A group of Yeshiva University students is making a big difference in the lives of Israeli children this summer.
JERUSALEM — Most schools are veritable ghost towns during the summer months. But in the halls of four high schools in the Israeli development towns of Kiryat Gat, Kiryat Malachi, Arad and Dimona, the sounds of learning, life and laughter can still be heard this season.
For five weeks this summer, 27 students from Yeshiva University have come to Israel to run four summer camps for approximately 300 teenagers, many of whom are underprivileged and at-risk. The Counterpoint camps, all located in southern Israel, each run for 12 days and offer campers a chance to work on their English as they enjoy regular camp activities like sports, arts and crafts, drumming and cooking. In addition, campers learn about issues relevant to them, such as Internet safety, and time and money management, all while studying Jewish history and heritage, culture and Diaspora relations. Camp-wide color wars offer a chance to show off their competitive edge and field trips take them to parts of the country they’ve never seen before — including the Western Wall in Jerusalem.
But most importantly, say organizers, camp gives these eighth- to tenth-graders structure that would otherwise be missing from their summer. In Israel, camps for teenagers are in short supply, and when there are camps available, many families are not able to afford them. At the Counterpoint camps, though, the Ministry of Welfare and Social Services picks up the tab for underprivileged families. And whereas typical high school classes have up to 35 students, at these four summer camps, there are three counselors for every eight to 10 campers.
YU student Gabriella Stein, 21, from Bala Cynwyd, who is studying communications and education, came on the program because she loves teaching and hopes to go into social work. Just days into the program, she said, “I feel we’ve already made a difference. We’re already friends with these kids, we’re already connected to them.”
Before camp began, the YU students had a week-long orientation to prepare them for camp and to teach them the skills they would need to succeed. Orientation included presentations by Counterpoint counselors from previous summers.
Even though it’s summer, the kids seem to be enjoying some classroom sessions that can last more than an hour.
“I thought camp was going to beboring,” one camper began. “I came the first day to see if it was fun, and I thought I would leave early. But it was fun, so I came every day!”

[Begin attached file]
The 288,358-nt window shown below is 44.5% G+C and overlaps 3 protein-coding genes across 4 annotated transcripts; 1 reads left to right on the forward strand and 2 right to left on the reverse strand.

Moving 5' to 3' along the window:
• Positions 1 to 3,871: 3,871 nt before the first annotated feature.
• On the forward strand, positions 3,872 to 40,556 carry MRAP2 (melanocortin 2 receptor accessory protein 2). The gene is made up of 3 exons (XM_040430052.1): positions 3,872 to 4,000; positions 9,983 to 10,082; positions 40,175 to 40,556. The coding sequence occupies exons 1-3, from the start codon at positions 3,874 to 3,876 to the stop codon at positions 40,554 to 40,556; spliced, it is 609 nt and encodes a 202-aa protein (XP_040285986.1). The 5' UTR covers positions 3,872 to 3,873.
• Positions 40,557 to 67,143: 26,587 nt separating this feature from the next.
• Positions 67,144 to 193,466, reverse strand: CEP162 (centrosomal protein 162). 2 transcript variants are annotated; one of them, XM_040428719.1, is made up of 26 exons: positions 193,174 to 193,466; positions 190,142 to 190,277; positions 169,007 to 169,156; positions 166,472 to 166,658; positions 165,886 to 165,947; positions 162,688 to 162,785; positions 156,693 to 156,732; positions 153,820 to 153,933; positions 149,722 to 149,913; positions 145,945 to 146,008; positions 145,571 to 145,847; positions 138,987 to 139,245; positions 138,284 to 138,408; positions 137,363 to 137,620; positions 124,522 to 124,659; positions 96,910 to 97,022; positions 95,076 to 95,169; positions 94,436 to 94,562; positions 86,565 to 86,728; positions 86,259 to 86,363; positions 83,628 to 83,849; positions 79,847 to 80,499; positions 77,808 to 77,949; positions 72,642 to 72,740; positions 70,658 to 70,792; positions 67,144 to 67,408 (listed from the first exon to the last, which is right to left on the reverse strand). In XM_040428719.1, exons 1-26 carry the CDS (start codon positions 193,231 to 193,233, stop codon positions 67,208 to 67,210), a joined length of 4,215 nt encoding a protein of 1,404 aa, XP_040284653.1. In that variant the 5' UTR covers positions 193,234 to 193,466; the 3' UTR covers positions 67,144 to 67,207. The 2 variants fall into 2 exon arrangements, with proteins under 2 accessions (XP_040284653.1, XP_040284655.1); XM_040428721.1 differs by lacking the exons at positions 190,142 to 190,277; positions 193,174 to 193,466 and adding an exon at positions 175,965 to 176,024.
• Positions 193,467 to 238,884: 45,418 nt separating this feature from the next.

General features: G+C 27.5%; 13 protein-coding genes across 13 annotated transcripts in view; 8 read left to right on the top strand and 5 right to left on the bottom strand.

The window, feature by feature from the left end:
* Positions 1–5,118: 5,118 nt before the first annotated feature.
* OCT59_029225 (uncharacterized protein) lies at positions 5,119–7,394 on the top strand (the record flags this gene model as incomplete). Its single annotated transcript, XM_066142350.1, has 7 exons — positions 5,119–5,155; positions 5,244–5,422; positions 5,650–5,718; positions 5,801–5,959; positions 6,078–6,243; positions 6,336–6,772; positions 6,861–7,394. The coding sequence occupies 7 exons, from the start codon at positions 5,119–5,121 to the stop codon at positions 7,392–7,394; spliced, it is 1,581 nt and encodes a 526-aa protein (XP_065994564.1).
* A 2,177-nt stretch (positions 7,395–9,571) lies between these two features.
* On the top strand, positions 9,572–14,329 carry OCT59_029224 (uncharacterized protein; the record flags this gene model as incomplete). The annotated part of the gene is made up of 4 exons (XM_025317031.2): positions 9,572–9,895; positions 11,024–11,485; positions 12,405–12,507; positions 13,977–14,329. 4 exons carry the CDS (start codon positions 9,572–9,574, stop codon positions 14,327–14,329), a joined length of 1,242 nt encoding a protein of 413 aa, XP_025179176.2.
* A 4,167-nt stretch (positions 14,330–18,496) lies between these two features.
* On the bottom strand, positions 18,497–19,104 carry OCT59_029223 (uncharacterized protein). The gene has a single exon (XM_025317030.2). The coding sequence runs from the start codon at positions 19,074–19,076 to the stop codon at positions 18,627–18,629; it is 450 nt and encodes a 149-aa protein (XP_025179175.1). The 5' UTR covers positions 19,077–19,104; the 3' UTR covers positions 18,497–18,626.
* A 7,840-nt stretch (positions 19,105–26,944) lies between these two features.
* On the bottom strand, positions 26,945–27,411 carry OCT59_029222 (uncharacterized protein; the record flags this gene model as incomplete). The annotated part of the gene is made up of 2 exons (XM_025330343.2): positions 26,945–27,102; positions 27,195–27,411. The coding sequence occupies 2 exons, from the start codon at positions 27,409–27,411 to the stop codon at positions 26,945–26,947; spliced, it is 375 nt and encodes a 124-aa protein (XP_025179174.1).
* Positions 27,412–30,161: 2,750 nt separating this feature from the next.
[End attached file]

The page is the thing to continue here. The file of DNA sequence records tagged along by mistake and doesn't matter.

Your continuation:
“Every summer, Counterpoint campers find new levels of confidence through the expansion of their English vocabularies; the acquisition of knowledge and skills leaves the campers with a heightened sense of accomplishment,” said Kiva Rabinsky, director of Counterpoint Israel. “Additionally, dialoguing with their American counsellors, who are religious Jews, and taking part in Jewish heritage programming results in the exploration of their personal and Jewish identity — exciting growth of a different kind.
“Our hope,” added Rabinsky, “is that our multifaceted and innovative Counterpoint programming will improve the skills of the Israeli teens while helping them develop a positive self-image and a strong connection with traditional Jewish values and their own Jewish identities.”
Each camper who participates in Counterpoint enters with a clean slate; counselors are not told anything about who has a troubled background and who doesn’t, so all the teens start out on even footing. They show up to camp for a 9:30 a.m. start time and stay to hang out with their counselors past 2:45 p.m., when camp is dismissed. Over the 12 days, the campers form bonds with their counselors and develop a sense of empowerment and self-worth.
Though some campers and counselors lose touch after the 12-day experience, others forge connections that last long after the summer is over. “You’re Superman,” exclaimed a boy named Bar to 20-year-old YU student Elan Rotenberg, of Baltimore. “No, I’m just Elan,” his counselor answered. Not letting go of his assertion, Bar insisted, “Well, you’re Superman to me.”
Benji Shedlo, 20, of Silver Spring, Md., said that it’s not only the campers who are learning and getting a lot out of this experience. He told a story that to him epitomizes his time here. On a field trip to Jerusalem, the campers were approached on the street by a homeless man begging for change. Despite their own meager resources, the campers dug into their pockets to give the man any change they could spare. They also offered him a bottle of water.
“The potential these kids have is really impressive,” said Shedlo.
One of the markers of success for the program, said Rabinsky, is seeing YU participants get involved in their communities in the future.
According to Rabbi Kenneth Brander, the university’s vice president for university and community life, many leaders of Jewish communities in North America and Israel are products of Counterpoint. Brander himself is a past head advisor of Counterpoint Canada.
Shedlo said that his experience this summer has been eye-opening.
“I came on Counterpoint because I wanted to give back to Israel,” he explained. “It’s like, rather than giving these kids fish so they can live for a day, we are teaching them to fish, which is the highest form of charity. We’re helping them become successful and in that way we are helping make Israel a stronger place for the future.”
Netanya Weiss is a freelancer living in Jerusalem.